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A phobia can be defined as a fear and/or avoidance of an object, activity, or situation that the individual knows is out of proportion to the actual danger that that object, activity, or situation poses. Phobias are one of the most widespread mental disorders, with estimates ranging from 10% to 30% of the population reporting a fear severe enough to disturb some aspect of their functioning.
According to the Diagnostic and Statistical Manual phobic disorders fall into three types, based on the nature of the object or situation that produces the fear:
1) Simple phobias involve a fear of particular objects or situations, such as heights, the dark, moths, or small spaces.
2) Social phobias involve a fear of being watched or evaluated by others and a belief that the individual will, in some way, appear foolish. This results in avoidance of such situations as eating in front of others or going to parties or meetings.
3) Agoraphobia involves a fear of being unable to escape quickly or reach help in the event of sudden incapacitation, commonly a panic attack. Specifically, therefore, agoraphobia involves a fear of a wide variety of situations that the individual believes will either increase the likelihood of incapacitation or reduce the chance of reaching help should incapacitation occur. These situations include going to malls, using public transport, and generally being alone.
Agoraphobia is usually thought to be the most crippling phobic disorder, and simple phobia the least. People suffering with phobias can also have problems with chronic anxiety and depression. Simple phobias often begin in childhood; social phobias in the late teens; and agoraphobia in the mid-20’s. Phobias appear to be more common in females than in males, although social phobia seems to be fairly evenly divided.
The cause of the various phobia disorders is still under considerable dispute. Traditionally, psychologists have believed that phobias are the result of experiencing a traumatic event in the presence of a specific situation or object (conditioning); being bitten by a dog, for example. However, recent research suggests that this is likely to be the case in only a certain portion of phobic cases, especially cases of simple phobia and some social phobias, such as fear of eating, drinking, or writing in front of others.
Other ways in which many simple phobias and some social phobias are probably acquired include the passing of false or exaggerated information (e.g., being told dogs are dangerous) or seeing or hearing of someone else being injured or distressed in a particular situation (e.g., seeing someone being bitten by a dog).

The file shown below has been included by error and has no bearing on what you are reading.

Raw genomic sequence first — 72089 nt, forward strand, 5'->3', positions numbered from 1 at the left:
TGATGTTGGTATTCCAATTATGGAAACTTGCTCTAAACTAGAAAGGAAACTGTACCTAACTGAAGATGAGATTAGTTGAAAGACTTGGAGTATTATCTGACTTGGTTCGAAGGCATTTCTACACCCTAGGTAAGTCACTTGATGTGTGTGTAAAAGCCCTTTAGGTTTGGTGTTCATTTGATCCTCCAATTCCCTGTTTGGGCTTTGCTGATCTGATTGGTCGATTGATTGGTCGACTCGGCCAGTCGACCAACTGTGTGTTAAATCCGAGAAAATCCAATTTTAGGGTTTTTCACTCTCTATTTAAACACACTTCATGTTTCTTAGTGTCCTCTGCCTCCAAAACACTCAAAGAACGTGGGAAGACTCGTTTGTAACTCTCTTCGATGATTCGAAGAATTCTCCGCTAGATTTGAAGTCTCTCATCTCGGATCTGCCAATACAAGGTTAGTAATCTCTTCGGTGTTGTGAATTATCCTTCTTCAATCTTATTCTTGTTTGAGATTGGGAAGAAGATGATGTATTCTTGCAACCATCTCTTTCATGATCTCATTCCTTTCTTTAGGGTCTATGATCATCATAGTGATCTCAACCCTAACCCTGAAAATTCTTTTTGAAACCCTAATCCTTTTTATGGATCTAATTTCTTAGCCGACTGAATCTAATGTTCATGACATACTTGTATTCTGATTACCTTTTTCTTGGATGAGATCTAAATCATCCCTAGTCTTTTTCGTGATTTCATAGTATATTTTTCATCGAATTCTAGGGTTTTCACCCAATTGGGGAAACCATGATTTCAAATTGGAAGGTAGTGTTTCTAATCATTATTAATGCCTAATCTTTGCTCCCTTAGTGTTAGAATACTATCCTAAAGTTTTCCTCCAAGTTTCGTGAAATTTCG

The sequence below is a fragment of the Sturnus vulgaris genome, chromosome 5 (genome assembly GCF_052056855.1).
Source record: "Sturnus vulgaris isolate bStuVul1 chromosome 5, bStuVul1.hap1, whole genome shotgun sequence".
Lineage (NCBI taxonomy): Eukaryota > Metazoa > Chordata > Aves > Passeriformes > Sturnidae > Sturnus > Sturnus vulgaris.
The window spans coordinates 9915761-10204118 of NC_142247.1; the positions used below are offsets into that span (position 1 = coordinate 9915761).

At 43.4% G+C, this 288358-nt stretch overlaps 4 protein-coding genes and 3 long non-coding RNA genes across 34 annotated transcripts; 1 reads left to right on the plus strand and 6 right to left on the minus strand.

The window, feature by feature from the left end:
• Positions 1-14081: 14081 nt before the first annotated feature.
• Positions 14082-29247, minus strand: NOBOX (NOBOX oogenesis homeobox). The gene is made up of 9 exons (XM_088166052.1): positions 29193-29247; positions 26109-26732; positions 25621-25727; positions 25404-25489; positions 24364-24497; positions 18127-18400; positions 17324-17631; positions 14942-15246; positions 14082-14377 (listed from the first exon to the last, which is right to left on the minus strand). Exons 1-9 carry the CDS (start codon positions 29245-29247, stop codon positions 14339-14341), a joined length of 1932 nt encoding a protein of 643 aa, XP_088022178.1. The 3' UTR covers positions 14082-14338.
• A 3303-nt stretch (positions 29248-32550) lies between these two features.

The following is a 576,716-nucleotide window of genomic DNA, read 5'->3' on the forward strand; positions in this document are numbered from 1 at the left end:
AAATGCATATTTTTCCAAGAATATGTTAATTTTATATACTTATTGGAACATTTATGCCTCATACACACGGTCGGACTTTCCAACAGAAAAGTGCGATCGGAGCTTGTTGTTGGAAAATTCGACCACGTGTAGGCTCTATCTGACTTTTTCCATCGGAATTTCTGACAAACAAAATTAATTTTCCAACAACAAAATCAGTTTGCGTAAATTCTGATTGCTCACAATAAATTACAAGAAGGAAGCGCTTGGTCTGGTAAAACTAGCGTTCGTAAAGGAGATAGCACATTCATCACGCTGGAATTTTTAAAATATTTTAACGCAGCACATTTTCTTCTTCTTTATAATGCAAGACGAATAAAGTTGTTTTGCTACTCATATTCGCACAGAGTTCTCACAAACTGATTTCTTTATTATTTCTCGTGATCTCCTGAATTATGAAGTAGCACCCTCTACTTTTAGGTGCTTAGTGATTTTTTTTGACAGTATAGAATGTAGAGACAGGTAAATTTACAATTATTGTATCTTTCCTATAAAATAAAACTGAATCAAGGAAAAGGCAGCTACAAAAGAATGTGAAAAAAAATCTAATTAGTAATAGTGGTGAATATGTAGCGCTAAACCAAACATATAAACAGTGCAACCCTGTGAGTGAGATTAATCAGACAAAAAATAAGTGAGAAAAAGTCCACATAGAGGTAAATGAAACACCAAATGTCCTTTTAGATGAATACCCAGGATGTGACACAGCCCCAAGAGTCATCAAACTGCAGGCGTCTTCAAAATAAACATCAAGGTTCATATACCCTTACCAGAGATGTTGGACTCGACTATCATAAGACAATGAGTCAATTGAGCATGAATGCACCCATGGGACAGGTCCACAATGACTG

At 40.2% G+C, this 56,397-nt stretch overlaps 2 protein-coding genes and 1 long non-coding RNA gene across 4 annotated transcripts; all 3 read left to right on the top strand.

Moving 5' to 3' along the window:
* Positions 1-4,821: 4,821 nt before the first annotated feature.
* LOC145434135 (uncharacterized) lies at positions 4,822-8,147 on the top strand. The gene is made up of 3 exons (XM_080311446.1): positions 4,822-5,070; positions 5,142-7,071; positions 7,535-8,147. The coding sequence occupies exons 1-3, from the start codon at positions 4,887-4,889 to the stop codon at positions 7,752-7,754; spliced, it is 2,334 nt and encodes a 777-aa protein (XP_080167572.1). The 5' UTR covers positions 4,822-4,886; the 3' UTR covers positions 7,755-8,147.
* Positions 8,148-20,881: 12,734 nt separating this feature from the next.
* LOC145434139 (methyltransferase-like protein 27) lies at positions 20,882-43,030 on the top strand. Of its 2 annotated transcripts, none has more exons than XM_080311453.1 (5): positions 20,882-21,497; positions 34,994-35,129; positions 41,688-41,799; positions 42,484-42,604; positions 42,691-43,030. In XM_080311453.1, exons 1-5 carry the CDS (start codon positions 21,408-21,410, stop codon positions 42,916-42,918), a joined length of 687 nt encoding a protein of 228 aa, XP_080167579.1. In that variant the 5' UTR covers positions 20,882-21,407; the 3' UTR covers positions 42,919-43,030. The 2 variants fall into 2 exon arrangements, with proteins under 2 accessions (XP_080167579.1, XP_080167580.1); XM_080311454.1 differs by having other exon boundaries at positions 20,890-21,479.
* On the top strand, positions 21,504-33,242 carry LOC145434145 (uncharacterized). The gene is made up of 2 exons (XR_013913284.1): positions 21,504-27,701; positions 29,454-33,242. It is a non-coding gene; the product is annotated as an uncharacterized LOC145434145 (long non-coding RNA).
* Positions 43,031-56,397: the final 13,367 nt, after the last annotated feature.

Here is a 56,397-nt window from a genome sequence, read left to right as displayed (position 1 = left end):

Some social phobias appear to be worsenings of lifelong behaviors and personality factors. In other words, some people who are afraid of going to parties or formal meetings may report that they have always been “basically shy,” but only since they took on new responsibilities has this become severe enough to be considered a problem. The immediate cause of agoraphobic fear and avoidance involves an unexpected panic attack. This first panic attack is reported to occur “out of the blue.” The agoraphobic then begins to fear the occurrence of another such attack and avoids those situations that they believe may cause or worsen a future attack.
The reasons why an individual may begin to associate certain situations with panic attacks are not yet known. In addition, the cause of the initial panic attack is only just beginning to be investigated. Some factors that might be responsible for causing the first panic attack include life stressors, earlier experience with loss of control, a tendency to breathe too fast, or fluctuations in brain chemicals.
The basic treatment of choice for the phobic disorders involves what is called graduated exposure to the phobic stimulus. This means that the person is gradually and gently brought into contact with the avoided object or situations until he or she “gets used to ” it. Repeated investigations have demonstrated the value of exposure-based techniques for all types of phobias. For maximum improvement in most cases of social phobia, it also appears to be necessary to teach people to re-evaluate some of their thoughts and beliefs; to learn, for example, that “everyone is not watching me” or that “if I say the wrong thing, people will not think I am stupid.” Some form of social skills training may also be of value, because it may produce new skills and/or increase confidence.
While exposure to the feared object or situations is of immense value for the avoidance component of agoraphobia, maximum improvement is unlikely to occur without some attempt being made to deal with the unexpected panic attacks.
Treatment for panic attacks has traditionally involved the use of medications such as imipramine (Tofranil) or alprazolam (Xanax). More recently, psychological techniques are proving to be just as effective.
The specific components of psychological treatments for panic attacks, which are necessary for treatment effectiveness, have not yet been conclusively determined, but some possibilities may include
- teaching people to slow their breathing;
- teaching people that their symptoms are harmless; and
- doing gradual exposure to the actual physical symptoms of a panic attack.